Ebola physical examination
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Editor-In-Chief: C. Michael Gibson, M.S., M.D. ; Associate Editor(s)-in-Chief: Guillermo Rodriguez Nava, M.D. ; João André Alves Silva, M.D. 
Ebola hemorrhagic fever is commonly associated with fever on physical examination at admission. At advanced stages of the disease, physical examination findings are more pertinent and often include unstable vital signs, such as tachycardia or relative bradycardia, orthostatic hypotension, and tachypnea. Physical examination may also be remarkable for abdominal tenderness and distension, evidence of mucosal or visceral bleeding, and neurological impairment.
Appearance of the Patient
The general appearance of the patient depends on the stage of the disease. Typically, patients demonstrate prostration, may be nauseated and vomiting, and less commonly present with signs of hemorrhage, such as epistaxis or gingival bleeding. In later stages of the disease, patients are often brought with convulsions or are in a state of shock, stupor, or coma.
- High-grade fever is often present in more than 80% of patients. Fever is the most common presenting sign of Ebola virus infection.
- Relative bradycardia
- Hypotension (SBP<90 mmHg and/or DBP<60 mmHg)
- Postural hypotension is common in dehydrated patients with inadequate volume repletion
- Signs of respiratory difficulty may be present, such as:
- Intercostal retractions
- Paradoxical breathing
- Nasal flare
- Tachypnea often precedes death during final hours of infection.
Hemorrhagic manifestations tend to occur during the more severe stages of the disease and may include:
- Maculopapular rash on the trunk, usually between the 5th and 7th day of the condition, associated with different stages of erythema and desquamation, which is a valuable finding in differentiating Ebola from other diseases.
- Petechiae is a common finding
- Ecchymoses is a common finding
- Mucosal hemorrhages is a common finding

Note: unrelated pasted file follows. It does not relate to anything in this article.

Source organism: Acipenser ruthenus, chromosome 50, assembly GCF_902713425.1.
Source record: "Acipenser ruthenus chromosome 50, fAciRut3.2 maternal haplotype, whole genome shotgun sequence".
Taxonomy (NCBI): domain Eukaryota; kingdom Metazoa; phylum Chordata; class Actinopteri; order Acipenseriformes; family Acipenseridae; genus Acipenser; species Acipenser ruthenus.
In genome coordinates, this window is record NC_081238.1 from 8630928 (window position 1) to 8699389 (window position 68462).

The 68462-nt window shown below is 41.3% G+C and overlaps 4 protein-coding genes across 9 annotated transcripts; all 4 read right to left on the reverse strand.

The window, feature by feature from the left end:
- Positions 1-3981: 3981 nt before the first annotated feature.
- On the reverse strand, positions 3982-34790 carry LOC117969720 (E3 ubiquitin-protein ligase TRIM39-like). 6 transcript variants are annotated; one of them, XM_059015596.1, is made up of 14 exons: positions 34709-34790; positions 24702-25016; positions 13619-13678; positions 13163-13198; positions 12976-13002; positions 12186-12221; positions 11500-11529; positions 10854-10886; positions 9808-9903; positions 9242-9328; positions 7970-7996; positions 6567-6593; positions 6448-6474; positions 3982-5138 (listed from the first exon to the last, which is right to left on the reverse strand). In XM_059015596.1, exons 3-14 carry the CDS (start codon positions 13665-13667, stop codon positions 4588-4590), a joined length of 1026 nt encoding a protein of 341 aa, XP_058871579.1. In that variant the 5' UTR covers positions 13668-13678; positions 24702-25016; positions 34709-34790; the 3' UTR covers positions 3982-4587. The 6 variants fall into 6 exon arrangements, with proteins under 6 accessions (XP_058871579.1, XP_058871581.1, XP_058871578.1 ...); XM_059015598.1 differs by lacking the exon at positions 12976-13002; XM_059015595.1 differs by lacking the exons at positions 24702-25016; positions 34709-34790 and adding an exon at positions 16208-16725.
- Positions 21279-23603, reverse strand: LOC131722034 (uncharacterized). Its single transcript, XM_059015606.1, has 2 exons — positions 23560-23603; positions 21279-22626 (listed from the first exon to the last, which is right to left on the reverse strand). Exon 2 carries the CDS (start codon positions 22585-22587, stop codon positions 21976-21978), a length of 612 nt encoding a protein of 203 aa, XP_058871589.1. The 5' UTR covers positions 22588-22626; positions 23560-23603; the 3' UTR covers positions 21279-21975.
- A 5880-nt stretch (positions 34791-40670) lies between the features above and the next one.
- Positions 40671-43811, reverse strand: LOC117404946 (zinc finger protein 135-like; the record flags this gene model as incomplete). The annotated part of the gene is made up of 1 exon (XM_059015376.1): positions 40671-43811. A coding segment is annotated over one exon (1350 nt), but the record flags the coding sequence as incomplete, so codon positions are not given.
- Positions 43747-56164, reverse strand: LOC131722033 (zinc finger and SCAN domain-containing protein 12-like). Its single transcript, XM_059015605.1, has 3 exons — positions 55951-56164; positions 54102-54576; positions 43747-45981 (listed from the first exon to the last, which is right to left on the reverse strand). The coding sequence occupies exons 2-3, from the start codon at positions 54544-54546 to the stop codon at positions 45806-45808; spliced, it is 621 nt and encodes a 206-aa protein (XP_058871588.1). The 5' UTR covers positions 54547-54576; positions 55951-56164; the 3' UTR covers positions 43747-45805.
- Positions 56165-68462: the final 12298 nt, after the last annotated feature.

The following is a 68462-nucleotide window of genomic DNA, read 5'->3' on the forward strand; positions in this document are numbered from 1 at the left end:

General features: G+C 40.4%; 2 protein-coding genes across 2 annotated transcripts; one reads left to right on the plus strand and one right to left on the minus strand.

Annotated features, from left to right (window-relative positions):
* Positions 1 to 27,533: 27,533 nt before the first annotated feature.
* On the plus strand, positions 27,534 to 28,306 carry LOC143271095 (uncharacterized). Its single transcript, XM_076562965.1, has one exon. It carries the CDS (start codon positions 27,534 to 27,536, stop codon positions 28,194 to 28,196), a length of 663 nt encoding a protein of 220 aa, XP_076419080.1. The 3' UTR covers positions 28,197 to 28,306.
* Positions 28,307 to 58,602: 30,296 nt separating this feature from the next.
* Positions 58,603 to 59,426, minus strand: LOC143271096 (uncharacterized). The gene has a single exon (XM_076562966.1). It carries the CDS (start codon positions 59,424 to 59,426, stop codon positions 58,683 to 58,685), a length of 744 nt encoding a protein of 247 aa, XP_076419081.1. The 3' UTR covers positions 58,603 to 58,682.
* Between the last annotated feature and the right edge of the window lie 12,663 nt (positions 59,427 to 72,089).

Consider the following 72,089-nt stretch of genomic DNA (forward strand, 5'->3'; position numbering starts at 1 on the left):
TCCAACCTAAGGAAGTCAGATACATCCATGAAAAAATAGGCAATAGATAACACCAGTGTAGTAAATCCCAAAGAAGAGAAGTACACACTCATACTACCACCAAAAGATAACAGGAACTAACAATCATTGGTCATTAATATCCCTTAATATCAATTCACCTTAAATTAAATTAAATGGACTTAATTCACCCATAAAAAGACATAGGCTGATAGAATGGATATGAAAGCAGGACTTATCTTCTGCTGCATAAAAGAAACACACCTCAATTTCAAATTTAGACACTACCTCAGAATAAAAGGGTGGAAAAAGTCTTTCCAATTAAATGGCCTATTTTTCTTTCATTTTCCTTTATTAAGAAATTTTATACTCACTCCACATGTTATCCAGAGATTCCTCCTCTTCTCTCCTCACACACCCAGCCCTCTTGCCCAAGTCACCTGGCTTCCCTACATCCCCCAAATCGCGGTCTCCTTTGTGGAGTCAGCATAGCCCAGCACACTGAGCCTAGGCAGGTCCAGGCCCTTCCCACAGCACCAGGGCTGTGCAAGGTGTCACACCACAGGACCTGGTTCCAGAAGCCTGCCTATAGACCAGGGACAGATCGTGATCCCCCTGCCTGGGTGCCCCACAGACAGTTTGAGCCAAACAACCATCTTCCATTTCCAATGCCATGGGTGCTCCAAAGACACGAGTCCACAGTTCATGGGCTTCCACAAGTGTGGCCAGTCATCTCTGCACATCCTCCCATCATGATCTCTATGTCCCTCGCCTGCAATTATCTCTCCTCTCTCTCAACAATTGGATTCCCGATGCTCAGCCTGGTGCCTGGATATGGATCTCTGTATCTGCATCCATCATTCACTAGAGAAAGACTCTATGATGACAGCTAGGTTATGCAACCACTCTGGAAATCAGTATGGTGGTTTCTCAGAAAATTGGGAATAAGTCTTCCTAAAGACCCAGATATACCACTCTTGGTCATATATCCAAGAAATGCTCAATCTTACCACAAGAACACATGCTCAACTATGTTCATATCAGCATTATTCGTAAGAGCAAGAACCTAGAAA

- Uncontrolled bleeding from venipuncture locals is a common finding
- Conjunctival hemorrhage is a the most common sign of abnormal clotting
- Epistaxis may be present.
- Nasal discharge may be present.
- Mucosal hyperemia of the oral cavity is a common finding.
- Bleeding gums is a common finding.
- Abdominal tenderness may suggest pancreatitis, intestinal swelling, or mesenteric lymphadenopathy
- Abdominal distention may suggest paralytic ileus
- Tender hepatomegaly
- Edema may be present.
- ↑ 1.0 1.1 1.2 Feldmann, Heinz; Geisbert, Thomas W (2011). "Ebola haemorrhagic fever". The Lancet. 377 (9768): 849–862. doi:10.1016/S0140-6736(10)60667-8. ISSN 0140-6736.
- ↑ Formenty, Pierre; Hatz, Christophe; Le Guenno, Bernard; Stoll, Agnés; Rogenmoser, Philipp; Widmer, Andreas (1999). "Human Infection Due to Ebola Virus, Subtype Côte d'Ivoire: Clinical and Biologic Presentation". The Journal of Infectious Diseases. 179 (s1): S48–S53. doi:10.1086/514285. ISSN 0022-1899.
- ↑ Gradon J (2000). "An outbreak of Ebola virus: lessons for everyday activities in the intensive care unit". Crit Care Med. 28 (1): 284–5. PMID 10667555.
- ↑ Borchert, Matthias; Mutyaba, Imaam; Van Kerkhove, Maria D; Lutwama, Julius; Luwaga, Henry; Bisoborwa, Geoffrey; Turyagaruka, John; Pirard, Patricia; Ndayimirije, Nestor; Roddy, Paul; Van der Stuyft, Patrick (2011). "Ebola haemorrhagic fever outbreak in Masindi District, Uganda: outbreak description and lessons learned". BMC Infectious Diseases. 11 (1): 357. doi:10.1186/1471-2334-11-357. ISSN 1471-2334.
- ↑ Ndambi R, Akamituna P, Bonnet MJ, Tukadila AM, Muyembe-Tamfum JJ, Colebunders R (1999). "Epidemiologic and clinical aspects of the Ebola virus epidemic in Mosango, Democratic Republic of the Congo, 1995". J Infect Dis. 179 Suppl 1: S8–10. doi:10.1086/514297. PMID 9988156.
- ↑ Bwaka MA, Bonnet MJ, Calain P, Colebunders R, De Roo A, Guimard Y; et al. (1999). "Ebola hemorrhagic fever in Kikwit, Democratic Republic of the Congo: clinical observations in 103 patients". J Infect Dis. 179 Suppl 1: S1–7. doi:10.1086/514308. PMID 9988155.
- ↑ Feldmann H, Geisbert TW (2011). "Ebola haemorrhagic fever". Lancet. 377 (9768): 849–62. doi:10.1016/S0140-6736(10)60667-8. PMC 3406178. PMID 21084112.